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10 things that are still illegal after cannabis legalization

10 things that are still illegal after cannabis legalization
Canada
As the high from Wednesdays historic cannabis legalization wears off, there are a few legal footnotes worth taking note of before lighting up again.

Despite being allowed to use or even grow marijuana, Canadians can still be charged if theyre caught breaking a number of important laws accompanying legalization.

CTVNews.ca has rounded up 10 actions that will still be considered crimes now that cannabis has been given the green light.

1. Buying edibles

Under Bill C-45, or the Cannabis Act, Canadians can now consume and make their own edibles, but they arent allowed to purchase them yet. As the federal government works out the finer details on regulating the production and sale of food items containing cannabis, pot brownie lovers will just have to settle for baking their own at home.

The government has said that edibles will be permitted for legal sale within one year of legalization, but its not clear when that exact date will be or what the timeline will look like for the year ahead.

2. Selling cannabis without a license

As Canadians in nearly every province have permission to grow their own marijuana plants at home, it may be tempting to sell the occasional gram of pot to a friend or two to earn a quick buck. Its also illegal.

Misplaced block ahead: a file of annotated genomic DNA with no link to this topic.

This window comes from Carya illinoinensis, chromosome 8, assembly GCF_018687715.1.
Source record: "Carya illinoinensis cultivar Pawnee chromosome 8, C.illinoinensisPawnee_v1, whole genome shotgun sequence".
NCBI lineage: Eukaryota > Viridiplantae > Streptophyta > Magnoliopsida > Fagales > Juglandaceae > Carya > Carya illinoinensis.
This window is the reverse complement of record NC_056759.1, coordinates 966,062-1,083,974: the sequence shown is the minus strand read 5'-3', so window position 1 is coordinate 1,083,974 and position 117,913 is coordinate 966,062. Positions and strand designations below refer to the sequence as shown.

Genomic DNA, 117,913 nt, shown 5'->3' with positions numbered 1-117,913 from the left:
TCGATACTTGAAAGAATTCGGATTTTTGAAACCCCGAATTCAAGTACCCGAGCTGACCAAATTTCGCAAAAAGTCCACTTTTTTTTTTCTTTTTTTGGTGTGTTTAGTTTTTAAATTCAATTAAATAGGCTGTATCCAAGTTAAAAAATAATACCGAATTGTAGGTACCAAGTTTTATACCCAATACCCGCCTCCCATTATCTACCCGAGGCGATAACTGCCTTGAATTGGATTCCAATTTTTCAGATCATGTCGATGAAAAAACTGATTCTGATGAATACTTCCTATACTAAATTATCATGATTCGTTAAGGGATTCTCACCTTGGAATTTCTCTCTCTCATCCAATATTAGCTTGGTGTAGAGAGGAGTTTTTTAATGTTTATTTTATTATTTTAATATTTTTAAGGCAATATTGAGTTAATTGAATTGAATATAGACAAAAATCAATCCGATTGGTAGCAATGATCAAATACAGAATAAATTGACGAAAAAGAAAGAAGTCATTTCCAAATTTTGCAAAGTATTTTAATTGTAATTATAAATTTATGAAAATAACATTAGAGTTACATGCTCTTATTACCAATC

Unless theyre a licensed retailer, any individual who sells cannabis to others can face steep fines and possible jail time.

To avoid punishment, its safer just to give the pot to others free of charge so long as its less than 30 grams worth. If its more than that amount, an individual could be charged under Bill C-45s distribution laws and face up to 14 years in prison.

3. Giving pot to a minor

The distribution laws under Bill C-45 state that its a criminal offence for anyone over the age of 18 to give or sell cannabis to a minor under the age of 18. That means that an 18 year old who passes a joint to their 17-year-old friend at a party could still be charged with distributing marijuana to a minor.

The offense is punishable by up to 14 years in prison.

4. Consuming anywhere in public

Just because cannabis is legal that doesnt mean that Canadians can now smoke up wherever they want. For example, residents in Manitoba can only consume cannabis in private residences while a number of other provinces allow it in public areas where smoking tobacco is permitted.

The rules can also vary on a municipal level, so its important for Canadians to familiarize themselves with the regulations in the area where they live.

5. Carrying more than 30 grams in public

Even though Canadians are allowed to store more than 30 grams of cannabis, or the equivalent in non-dried form, in their homes, theyre not allowed to travel around in public with that amount on them.
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